Healthy Eating For Kids

Thu, 12 Apr 2018
safefood, I Love Cooking

START campaign is encouraging parents to ‘make a start’ at making one daily win on healthy eating for their children.

With the run in to the summer and hopefully being able to get out and about more, safefood, the HSE and Healthy Ireland are encouraging parents to reduce the amount of treat foods given to children.

Research reveals almost one fifth (19%)¹ of the average weekly family food shop is spent on highly processed ‘treat’ foods like crisps, chocolates and sweets. This compares with only 10% spent on fruit and 7% on vegetables. 

The research found that on average, families with children spent €1,037 last year on treat foods. In comparison, the spend on fruit was €521 and €346 on vegetables. Among treat foods, chocolate and sweets (€228); sugary drinks (€199); biscuits (€161) and crisps (€129) accounted for almost 2/3rd of the annual spend on treat foods. The research only includes supermarket shopping trips and doesn’t account for purchases in outlets such as garage forecourts, cafes, cinemas etc.

The research was carried out to coincide with the latest phase of START, the five-year public health awareness campaign from safefood, the HSE and Healthy Ireland. The campaign is encouraging families to take the first step towards a healthier lifestyle for their children by supporting them to start with one daily win and to persist with the changes, no matter how difficult they become. 

Minister for State Catherine Byrne TD commented “This research confirms the need for parents and all those who care for children to work together to improve children’s eating habits. Not only are these so-called treat foods and drinks high in fat, sugar and salt and contribute to overweight and obesity but equally important is the fact that if children fill up on these foods, they don’t have an appetite for the nutritious foods they need for good health and wellbeing. The healthy eating message from Healthy Ireland is that these foods should not be every day foods but maximum once or twice a week foods and in small amounts. Eating vegetables, fruit and salads are healthier choices and lay down the foundation of good eating habits for life. This campaign is by parents and for parents, and the motto is try and try again – parenting is tough but we know parents are tougher.”

Dr Cliodhna Foley-Nolan, Director, Human Health & Nutrition, safefood continued “These foods which are full of empty calories are now a staple in our weekly shop. We accept them as the norm in our children’s daily diet and they are not seen as a real treat any more. The balance is all wrong and we’re under-consuming the vital nutrients in fruit and vegetables. Undoubtedly this level of consumption by families is contributing to our dangerous levels of overweight, type 2 diabetes and cancer.”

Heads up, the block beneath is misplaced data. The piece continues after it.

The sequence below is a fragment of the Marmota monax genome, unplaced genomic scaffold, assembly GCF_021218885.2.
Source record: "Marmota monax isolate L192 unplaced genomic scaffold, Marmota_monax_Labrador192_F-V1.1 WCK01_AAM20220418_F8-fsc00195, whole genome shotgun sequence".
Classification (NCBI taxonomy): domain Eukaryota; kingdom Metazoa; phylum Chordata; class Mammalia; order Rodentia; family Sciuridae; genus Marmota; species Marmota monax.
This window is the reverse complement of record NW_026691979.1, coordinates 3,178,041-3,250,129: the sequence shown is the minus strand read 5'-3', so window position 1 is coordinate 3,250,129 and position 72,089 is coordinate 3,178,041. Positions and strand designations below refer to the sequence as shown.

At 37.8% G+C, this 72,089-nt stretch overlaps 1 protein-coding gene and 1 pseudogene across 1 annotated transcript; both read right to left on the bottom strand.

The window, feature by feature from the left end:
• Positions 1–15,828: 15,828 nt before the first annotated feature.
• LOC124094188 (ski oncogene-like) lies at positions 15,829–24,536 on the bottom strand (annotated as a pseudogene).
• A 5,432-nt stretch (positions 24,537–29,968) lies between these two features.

“These highly processed foods are everywhere, at all times of the year and are so cheap – it’s no wonder that we are finding it difficult to not overindulge our children and ourselves. Regarding being healthy as a family, 40% of parents² cited trying to cut back on sweets, ice-cream etc. as the number one barrier to healthy eating.”

Sarah O’Brien, HSE national lead on the START campaign continued: “We all love to treat our children or grandchildren. And many of us do it with these types of snacks and sugary foods knowing in our hearts that it would be better not to. Our research(2) with parents shows that almost half (49%) give treat foods at weekends, and of these more than one in four (27%) use them as reward during the week.  But on a very positive note it also shows that almost half of us parents have tried to change our children’s eating habits and better again 88% of us have persisted with that change. So when it comes to treat foods together we can make that change and ensure our families lead healthier lives.”

 The ‘START’ campaign has been built on the realities of daily parenting and has been created to help parents get started and build momentum by achieving one daily win for example, having fruit after school as a snack. Not buying treats in the weekly shop means there’s less of them to have at home. And by linking treats to real occasions like family birthdays and events helps children to understand the value of what is a treat and that it’s not an everyday thing.

To find out more about the START campaign and ways to make a healthy, positive start visit www.makeastart.ie

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